Romantic comedy in its most general meaning includes all films that treat love, courtship, and marriage comically. Comic in this context refers more to the mood of the film and less to its plot. A film comedy need not have a happy ending, nor do all films that have happy endings qualify as comedies.
Of course, the great majority of romantic comedies do have happy endings, usually meaning the marriage of one or more of the couples the plot has brought together. The humor of these films typically derives from various obstacles to this outcome, especially miscommunication or misunderstanding between partners or prospective partners. For this reason, most romantic comedies depend heavily on dialogue. While they may also make use of physical humor and other visual gags, romantic film comedy remains close to it theatrical predecessors.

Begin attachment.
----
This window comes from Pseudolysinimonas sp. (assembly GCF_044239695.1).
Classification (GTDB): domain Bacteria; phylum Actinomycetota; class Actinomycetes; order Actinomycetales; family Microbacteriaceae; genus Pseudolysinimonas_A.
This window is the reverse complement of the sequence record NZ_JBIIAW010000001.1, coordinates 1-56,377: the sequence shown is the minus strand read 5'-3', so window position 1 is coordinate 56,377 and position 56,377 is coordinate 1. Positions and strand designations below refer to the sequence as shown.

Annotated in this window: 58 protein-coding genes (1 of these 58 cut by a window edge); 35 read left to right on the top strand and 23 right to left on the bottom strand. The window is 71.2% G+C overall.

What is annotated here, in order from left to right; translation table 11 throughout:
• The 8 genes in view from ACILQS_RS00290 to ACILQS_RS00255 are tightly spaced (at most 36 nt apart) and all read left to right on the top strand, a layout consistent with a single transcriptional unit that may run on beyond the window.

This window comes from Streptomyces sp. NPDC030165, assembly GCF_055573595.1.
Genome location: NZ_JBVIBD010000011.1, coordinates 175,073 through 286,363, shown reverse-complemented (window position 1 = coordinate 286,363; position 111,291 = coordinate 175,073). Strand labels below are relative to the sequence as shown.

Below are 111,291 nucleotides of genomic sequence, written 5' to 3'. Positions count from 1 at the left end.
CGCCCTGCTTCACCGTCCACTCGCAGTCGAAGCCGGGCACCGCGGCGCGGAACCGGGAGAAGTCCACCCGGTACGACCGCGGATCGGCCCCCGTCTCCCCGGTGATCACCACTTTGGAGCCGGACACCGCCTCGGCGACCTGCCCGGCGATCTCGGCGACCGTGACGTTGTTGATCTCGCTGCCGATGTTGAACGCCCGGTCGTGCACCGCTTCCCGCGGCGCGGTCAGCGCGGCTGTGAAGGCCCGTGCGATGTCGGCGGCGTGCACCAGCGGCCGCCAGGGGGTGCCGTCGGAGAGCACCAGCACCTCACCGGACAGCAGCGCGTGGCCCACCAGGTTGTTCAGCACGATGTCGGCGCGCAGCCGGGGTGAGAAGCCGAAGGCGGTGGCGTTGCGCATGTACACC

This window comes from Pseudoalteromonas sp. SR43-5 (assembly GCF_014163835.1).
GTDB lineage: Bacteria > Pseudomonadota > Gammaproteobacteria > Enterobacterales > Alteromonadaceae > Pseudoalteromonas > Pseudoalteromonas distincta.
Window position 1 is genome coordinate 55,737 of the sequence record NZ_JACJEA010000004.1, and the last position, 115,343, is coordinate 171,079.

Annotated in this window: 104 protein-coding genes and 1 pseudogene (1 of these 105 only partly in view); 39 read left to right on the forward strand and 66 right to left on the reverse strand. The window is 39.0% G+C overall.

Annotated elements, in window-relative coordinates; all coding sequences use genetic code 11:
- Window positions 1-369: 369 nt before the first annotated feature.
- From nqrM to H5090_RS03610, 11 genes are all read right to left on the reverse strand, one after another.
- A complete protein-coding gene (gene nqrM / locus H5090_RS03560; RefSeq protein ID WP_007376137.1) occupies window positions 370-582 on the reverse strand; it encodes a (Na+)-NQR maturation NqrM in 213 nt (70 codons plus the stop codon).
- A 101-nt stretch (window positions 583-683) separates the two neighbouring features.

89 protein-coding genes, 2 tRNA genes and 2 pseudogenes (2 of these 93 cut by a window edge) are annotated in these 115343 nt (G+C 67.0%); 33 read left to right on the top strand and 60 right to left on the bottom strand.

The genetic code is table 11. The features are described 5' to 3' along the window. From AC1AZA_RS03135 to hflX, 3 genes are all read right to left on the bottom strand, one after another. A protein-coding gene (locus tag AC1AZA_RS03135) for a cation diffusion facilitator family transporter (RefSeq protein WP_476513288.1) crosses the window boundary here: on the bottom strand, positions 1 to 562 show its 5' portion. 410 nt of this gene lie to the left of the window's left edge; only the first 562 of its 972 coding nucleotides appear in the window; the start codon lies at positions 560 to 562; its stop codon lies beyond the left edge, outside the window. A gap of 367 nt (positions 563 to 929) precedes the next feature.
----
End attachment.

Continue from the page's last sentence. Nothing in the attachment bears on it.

Theatrical romantic comedy is a distinct, historically specific genre that emerged with Shakespeare's comedies in the sixteenth century. It combines elements of two earlier forms having antithetical views of love and marriage. One ancestor is the New Comedy of ancient Greece, which centers on a young man who desires a young woman but who meets with paternal opposition. The play ends with some turn of events that enables the match to be made. Comedy here represents the integration of society, the concluding wedding standing for social renewal. The other ancestor is medieval romance, which appeared in both narrative and lyric poems. Romance here names a new sense of love—the passionate experience of the individual—distinct from the "social solidarity" love had previously meant. Romance was originally opposed to marriage, but in Shakespeare's comedies, such as Much Ado About Nothing , romantic love and marriage are united. Romantic comedies ever since have told audiences that their dreams of the right mate can come true.
Romantic comedy in film falls into four distinct subgenres: romantic comedy proper, farce, screwball comedy, and the relationship story. Each of the subgenres is defined by the ways in which love, romance, and marriage are depicted and, especially, how they are related to each other.